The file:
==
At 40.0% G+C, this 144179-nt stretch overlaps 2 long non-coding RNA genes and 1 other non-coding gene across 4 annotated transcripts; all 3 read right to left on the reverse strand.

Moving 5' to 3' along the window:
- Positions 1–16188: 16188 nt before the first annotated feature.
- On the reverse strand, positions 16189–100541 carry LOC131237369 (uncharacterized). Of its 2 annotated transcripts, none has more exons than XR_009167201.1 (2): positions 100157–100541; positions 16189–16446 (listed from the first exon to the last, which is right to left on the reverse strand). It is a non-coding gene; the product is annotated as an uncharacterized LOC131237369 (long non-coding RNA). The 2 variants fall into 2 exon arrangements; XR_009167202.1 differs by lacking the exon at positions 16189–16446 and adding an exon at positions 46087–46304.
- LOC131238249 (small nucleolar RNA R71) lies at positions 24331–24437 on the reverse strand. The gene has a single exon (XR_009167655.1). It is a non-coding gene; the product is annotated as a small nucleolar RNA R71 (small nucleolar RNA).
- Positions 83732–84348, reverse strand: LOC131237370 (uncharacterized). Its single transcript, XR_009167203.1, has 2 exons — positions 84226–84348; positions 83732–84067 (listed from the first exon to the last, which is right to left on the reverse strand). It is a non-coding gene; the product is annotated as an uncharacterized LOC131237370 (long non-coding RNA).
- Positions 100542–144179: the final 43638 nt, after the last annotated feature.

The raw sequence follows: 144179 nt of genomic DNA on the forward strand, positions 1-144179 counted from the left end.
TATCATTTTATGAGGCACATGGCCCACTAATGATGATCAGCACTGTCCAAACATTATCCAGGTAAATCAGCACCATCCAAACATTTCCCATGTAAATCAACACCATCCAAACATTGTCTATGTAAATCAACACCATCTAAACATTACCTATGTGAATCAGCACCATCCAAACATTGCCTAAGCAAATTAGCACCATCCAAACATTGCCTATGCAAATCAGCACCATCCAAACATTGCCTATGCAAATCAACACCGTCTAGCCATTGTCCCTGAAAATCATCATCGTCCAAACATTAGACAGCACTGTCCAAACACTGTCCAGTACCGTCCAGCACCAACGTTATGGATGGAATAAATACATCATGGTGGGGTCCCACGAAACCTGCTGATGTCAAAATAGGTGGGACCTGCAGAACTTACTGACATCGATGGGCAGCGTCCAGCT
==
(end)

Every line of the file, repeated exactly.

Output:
At 40.0% G+C, this 144179-nt stretch overlaps 2 long non-coding RNA genes and 1 other non-coding gene across 4 annotated transcripts; all 3 read right to left on the reverse strand.

Moving 5' to 3' along the window:
- Positions 1–16188: 16188 nt before the first annotated feature.
- On the reverse strand, positions 16189–100541 carry LOC131237369 (uncharacterized). Of its 2 annotated transcripts, none has more exons than XR_009167201.1 (2): positions 100157–100541; positions 16189–16446 (listed from the first exon to the last, which is right to left on the reverse strand). It is a non-coding gene; the product is annotated as an uncharacterized LOC131237369 (long non-coding RNA). The 2 variants fall into 2 exon arrangements; XR_009167202.1 differs by lacking the exon at positions 16189–16446 and adding an exon at positions 46087–46304.
- LOC131238249 (small nucleolar RNA R71) lies at positions 24331–24437 on the reverse strand. The gene has a single exon (XR_009167655.1). It is a non-coding gene; the product is annotated as a small nucleolar RNA R71 (small nucleolar RNA).
- Positions 83732–84348, reverse strand: LOC131237370 (uncharacterized). Its single transcript, XR_009167203.1, has 2 exons — positions 84226–84348; positions 83732–84067 (listed from the first exon to the last, which is right to left on the reverse strand). It is a non-coding gene; the product is annotated as an uncharacterized LOC131237370 (long non-coding RNA).
- Positions 100542–144179: the final 43638 nt, after the last annotated feature.

The raw sequence follows: 144179 nt of genomic DNA on the forward strand, positions 1-144179 counted from the left end.
TATCATTTTATGAGGCACATGGCCCACTAATGATGATCAGCACTGTCCAAACATTATCCAGGTAAATCAGCACCATCCAAACATTTCCCATGTAAATCAACACCATCCAAACATTGTCTATGTAAATCAACACCATCTAAACATTACCTATGTGAATCAGCACCATCCAAACATTGCCTAAGCAAATTAGCACCATCCAAACATTGCCTATGCAAATCAGCACCATCCAAACATTGCCTATGCAAATCAACACCGTCTAGCCATTGTCCCTGAAAATCATCATCGTCCAAACATTAGACAGCACTGTCCAAACACTGTCCAGTACCGTCCAGCACCAACGTTATGGATGGAATAAATACATCATGGTGGGGTCCCACGAAACCTGCTGATGTCAAAATAGGTGGGACCTGCAGAACTTACTGACATCGATGGGCAGCGTCCAGCT